Professor Peter J. Hammer is the co-author of No Equal Justice: The Legacy of Civil Rights Icon George W. Crockett Jr.
Peter J. Hammer was named the A. Alfred Taubman Endowed Chair at Wayne State University Law School in fall 2018. Hammer has taught at Wayne Law since 2003 and is the director of the Damon J. Keith Center for Civil Rights. The Keith Center is dedicated to promoting the educational, economic and political empowerment of under-represented communities in urban areas and to ensuring that the phrase “equal justice under law” applies to all members of society. Hammer was instrumental in editing and compiling Judge Damon J. Keith’s biography, Crusader for Justice: Federal Judge Damon J. Keith (2013).
Hammer has expertise in the fields of domestic health law and policy, as well as international public health and economic development. He is a recipient of an Investigator Award in Health Policy Research from the Robert Wood Johnson Foundation, and served as lead editor for Uncertain Times: Kenneth Arrow and the Changing Economics of Health Care, a book published by Duke University Press (2003). Combining his training as an economist and a lawyer, his most recent book, Change and Continuity at the World Bank: Reforming Paradoxes of Economic Development (2013), takes on questions of international economic growth and development. His scholarship also has examined the role of global health initiatives in health system development and how international law might further the objectives of global child health.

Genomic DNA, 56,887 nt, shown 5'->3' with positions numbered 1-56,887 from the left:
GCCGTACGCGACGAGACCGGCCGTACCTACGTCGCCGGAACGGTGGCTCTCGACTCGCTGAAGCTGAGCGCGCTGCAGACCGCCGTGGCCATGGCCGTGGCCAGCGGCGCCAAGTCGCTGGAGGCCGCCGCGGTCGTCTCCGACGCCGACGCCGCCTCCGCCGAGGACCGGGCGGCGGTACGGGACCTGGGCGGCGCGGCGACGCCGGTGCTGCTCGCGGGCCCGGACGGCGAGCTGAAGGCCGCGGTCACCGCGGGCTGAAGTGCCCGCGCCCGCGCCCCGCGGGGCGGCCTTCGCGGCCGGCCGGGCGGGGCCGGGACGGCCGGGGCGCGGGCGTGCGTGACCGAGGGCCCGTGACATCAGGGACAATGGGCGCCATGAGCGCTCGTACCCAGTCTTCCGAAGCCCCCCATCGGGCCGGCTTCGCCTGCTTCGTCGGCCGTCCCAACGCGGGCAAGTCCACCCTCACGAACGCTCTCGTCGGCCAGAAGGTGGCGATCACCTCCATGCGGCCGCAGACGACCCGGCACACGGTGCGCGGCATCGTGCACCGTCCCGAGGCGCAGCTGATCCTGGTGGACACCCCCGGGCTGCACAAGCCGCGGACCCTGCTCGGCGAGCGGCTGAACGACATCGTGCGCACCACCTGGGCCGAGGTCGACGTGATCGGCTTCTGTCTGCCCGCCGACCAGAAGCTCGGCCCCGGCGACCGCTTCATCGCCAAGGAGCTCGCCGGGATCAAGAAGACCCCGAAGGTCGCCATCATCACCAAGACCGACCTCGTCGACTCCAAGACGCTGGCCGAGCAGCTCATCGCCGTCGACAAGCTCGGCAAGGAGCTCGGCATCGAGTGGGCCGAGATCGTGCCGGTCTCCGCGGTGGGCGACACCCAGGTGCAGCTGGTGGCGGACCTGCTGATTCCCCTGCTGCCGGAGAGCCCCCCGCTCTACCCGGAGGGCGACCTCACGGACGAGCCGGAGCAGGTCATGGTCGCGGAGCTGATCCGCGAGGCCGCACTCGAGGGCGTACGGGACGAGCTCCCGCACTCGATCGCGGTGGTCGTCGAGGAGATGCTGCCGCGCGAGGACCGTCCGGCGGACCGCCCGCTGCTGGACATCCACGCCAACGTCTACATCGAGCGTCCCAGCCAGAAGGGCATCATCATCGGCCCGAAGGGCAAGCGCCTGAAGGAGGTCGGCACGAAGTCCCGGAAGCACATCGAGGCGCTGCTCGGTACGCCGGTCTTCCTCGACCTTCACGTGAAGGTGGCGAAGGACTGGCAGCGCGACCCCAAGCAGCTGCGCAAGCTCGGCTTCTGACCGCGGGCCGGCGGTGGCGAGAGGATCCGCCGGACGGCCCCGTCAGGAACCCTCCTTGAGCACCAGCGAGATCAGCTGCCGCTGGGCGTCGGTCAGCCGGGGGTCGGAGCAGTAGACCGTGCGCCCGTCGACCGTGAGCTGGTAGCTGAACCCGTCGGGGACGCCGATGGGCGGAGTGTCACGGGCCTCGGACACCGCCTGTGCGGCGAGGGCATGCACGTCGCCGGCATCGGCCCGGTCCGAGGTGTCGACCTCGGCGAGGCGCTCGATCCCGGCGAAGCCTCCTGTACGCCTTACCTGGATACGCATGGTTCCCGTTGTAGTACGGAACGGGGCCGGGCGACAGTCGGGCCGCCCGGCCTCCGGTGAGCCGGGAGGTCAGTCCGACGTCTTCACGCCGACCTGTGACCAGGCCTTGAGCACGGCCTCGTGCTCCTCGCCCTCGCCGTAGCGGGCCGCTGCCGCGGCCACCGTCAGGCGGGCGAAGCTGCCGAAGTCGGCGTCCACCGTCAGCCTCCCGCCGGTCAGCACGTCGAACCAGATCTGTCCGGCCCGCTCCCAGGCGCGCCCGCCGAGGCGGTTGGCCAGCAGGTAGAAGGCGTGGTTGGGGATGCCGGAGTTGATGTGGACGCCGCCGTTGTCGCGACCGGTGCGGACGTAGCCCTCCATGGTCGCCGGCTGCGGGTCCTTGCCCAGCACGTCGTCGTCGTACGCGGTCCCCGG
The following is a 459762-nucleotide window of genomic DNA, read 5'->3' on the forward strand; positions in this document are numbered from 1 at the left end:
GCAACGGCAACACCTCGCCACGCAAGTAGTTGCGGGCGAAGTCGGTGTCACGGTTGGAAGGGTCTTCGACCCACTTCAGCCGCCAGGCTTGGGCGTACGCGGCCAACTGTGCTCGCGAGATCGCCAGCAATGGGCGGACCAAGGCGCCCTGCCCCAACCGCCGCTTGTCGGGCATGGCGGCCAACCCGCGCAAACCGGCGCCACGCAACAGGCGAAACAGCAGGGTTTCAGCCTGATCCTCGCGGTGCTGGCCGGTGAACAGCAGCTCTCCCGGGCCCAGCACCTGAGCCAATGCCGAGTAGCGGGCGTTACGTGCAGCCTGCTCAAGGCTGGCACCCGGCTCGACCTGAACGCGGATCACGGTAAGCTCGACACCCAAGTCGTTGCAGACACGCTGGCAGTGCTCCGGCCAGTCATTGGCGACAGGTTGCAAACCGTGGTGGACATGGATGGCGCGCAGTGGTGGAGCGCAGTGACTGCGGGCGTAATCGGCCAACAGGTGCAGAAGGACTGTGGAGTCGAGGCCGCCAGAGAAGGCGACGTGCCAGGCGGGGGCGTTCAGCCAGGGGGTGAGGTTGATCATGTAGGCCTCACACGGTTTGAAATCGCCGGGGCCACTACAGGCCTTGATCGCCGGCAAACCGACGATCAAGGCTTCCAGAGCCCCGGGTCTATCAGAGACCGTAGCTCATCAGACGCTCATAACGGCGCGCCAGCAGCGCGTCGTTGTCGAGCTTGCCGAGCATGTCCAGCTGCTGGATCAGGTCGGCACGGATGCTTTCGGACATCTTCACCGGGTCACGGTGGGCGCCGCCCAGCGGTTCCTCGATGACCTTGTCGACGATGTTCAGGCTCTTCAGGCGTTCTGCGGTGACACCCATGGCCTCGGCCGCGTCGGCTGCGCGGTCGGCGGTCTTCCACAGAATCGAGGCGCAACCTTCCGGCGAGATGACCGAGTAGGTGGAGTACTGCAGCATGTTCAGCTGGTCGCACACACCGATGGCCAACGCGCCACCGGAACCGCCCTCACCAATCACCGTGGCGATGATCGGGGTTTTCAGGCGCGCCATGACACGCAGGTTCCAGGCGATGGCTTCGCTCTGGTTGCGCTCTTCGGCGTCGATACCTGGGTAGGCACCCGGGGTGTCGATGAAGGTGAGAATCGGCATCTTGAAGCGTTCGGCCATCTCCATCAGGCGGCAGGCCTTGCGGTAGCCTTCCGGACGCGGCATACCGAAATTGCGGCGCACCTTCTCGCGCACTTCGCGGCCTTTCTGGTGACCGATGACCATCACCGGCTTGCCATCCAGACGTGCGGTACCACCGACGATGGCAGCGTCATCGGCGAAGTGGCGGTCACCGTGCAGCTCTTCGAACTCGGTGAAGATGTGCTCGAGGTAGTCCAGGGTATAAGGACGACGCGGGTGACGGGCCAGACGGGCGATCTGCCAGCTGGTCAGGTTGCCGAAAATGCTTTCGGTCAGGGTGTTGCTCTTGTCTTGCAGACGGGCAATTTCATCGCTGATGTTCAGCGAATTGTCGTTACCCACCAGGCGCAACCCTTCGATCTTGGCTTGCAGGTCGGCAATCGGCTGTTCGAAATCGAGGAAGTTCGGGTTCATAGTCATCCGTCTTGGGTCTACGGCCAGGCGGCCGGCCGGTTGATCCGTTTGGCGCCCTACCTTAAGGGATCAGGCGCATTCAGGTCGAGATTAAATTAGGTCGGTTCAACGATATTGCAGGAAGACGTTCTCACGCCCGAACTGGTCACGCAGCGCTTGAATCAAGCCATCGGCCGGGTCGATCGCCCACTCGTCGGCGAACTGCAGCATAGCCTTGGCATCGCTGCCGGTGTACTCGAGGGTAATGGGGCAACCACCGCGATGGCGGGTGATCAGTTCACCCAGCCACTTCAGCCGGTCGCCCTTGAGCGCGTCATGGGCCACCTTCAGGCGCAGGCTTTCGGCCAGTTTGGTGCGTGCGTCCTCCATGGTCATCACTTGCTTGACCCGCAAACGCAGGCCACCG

Hammer has spent more than 25 years engaging issues of human rights, law and development in Cambodia. He was a founding board member and past president of Legal Aid of Cambodia, an organization providing free legal services to Cambodia’s poor. He is presently a board member of the Center for Khmer Studies and the Life and Hope Association, an organization in Siem Reap, Cambodia, founded and run by Buddhists monks to address the needs of orphans, vulnerable children and at-risk young women.
Detroit has been the site of many civil rights and labor rights battles, and many notable Black attorneys have called the city home. The first Black president of the ABA, Dennis Archer,...
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